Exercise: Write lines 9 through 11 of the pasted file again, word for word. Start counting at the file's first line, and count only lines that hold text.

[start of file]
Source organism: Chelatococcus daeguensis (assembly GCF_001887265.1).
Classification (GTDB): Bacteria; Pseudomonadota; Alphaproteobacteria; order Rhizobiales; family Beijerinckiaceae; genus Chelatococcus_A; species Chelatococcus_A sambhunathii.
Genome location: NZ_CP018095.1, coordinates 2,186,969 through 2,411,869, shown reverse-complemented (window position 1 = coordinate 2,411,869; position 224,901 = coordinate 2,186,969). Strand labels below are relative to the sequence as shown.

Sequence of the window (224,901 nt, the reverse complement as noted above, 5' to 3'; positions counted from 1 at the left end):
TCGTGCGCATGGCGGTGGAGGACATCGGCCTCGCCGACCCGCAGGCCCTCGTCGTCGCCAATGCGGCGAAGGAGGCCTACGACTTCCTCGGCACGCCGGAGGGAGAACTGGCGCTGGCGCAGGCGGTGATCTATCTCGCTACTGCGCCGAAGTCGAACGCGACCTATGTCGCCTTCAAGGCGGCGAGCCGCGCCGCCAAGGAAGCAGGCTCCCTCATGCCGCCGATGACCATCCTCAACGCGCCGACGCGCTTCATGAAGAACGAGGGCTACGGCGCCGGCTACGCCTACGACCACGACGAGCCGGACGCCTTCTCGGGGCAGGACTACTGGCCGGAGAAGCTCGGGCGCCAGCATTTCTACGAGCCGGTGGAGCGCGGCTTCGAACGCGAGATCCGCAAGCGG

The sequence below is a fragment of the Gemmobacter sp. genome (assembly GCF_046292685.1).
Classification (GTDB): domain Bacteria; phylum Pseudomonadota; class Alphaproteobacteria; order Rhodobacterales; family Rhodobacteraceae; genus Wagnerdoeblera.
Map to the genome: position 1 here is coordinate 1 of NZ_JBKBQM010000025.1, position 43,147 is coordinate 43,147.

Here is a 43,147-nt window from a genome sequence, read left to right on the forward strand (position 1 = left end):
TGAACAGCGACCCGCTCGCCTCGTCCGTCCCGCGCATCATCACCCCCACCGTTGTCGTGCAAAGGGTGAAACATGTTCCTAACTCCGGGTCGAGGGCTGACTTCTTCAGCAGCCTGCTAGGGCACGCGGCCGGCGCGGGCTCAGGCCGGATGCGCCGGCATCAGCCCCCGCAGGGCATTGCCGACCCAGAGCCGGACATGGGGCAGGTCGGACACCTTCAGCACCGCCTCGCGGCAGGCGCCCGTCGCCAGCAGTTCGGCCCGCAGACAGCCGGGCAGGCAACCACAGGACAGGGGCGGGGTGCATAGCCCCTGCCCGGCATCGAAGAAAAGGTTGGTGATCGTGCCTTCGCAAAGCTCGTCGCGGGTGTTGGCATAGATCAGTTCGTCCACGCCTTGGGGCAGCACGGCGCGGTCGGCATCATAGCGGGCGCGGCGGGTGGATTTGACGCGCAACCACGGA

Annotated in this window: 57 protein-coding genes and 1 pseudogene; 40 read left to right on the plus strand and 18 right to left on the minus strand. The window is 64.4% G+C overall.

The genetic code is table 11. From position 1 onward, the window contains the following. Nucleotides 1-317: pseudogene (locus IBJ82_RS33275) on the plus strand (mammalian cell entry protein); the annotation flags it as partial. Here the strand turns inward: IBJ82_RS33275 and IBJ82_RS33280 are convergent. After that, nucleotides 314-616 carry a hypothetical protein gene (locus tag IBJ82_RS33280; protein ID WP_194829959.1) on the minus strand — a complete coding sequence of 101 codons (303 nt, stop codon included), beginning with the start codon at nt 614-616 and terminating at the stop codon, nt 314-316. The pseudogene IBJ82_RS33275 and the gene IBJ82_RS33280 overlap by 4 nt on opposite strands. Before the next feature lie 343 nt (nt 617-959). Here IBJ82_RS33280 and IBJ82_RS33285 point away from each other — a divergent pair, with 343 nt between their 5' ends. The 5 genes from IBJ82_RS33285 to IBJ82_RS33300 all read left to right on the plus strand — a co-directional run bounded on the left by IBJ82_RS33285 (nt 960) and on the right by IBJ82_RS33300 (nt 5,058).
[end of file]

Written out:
Here is a 43,147-nt window from a genome sequence, read left to right on the forward strand (position 1 = left end):
TGAACAGCGACCCGCTCGCCTCGTCCGTCCCGCGCATCATCACCCCCACCGTTGTCGTGCAAAGGGTGAAACATGTTCCTAACTCCGGGTCGAGGGCTGACTTCTTCAGCAGCCTGCTAGGGCACGCGGCCGGCGCGGGCTCAGGCCGGATGCGCCGGCATCAGCCCCCGCAGGGCATTGCCGACCCAGAGCCGGACATGGGGCAGGTCGGACACCTTCAGCACCGCCTCGCGGCAGGCGCCCGTCGCCAGCAGTTCGGCCCGCAGACAGCCGGGCAGGCAACCACAGGACAGGGGCGGGGTGCATAGCCCCTGCCCGGCATCGAAGAAAAGGTTGGTGATCGTGCCTTCGCAAAGCTCGTCGCGGGTGTTGGCATAGATCAGTTCGTCCACGCCTTGGGGCAGCACGGCGCGGTCGGCATCATAGCGGGCGCGGCGGGTGGATTTGACGCGCAACCACGGA

Annotated in this window: 57 protein-coding genes and 1 pseudogene; 40 read left to right on the plus strand and 18 right to left on the minus strand. The window is 64.4% G+C overall.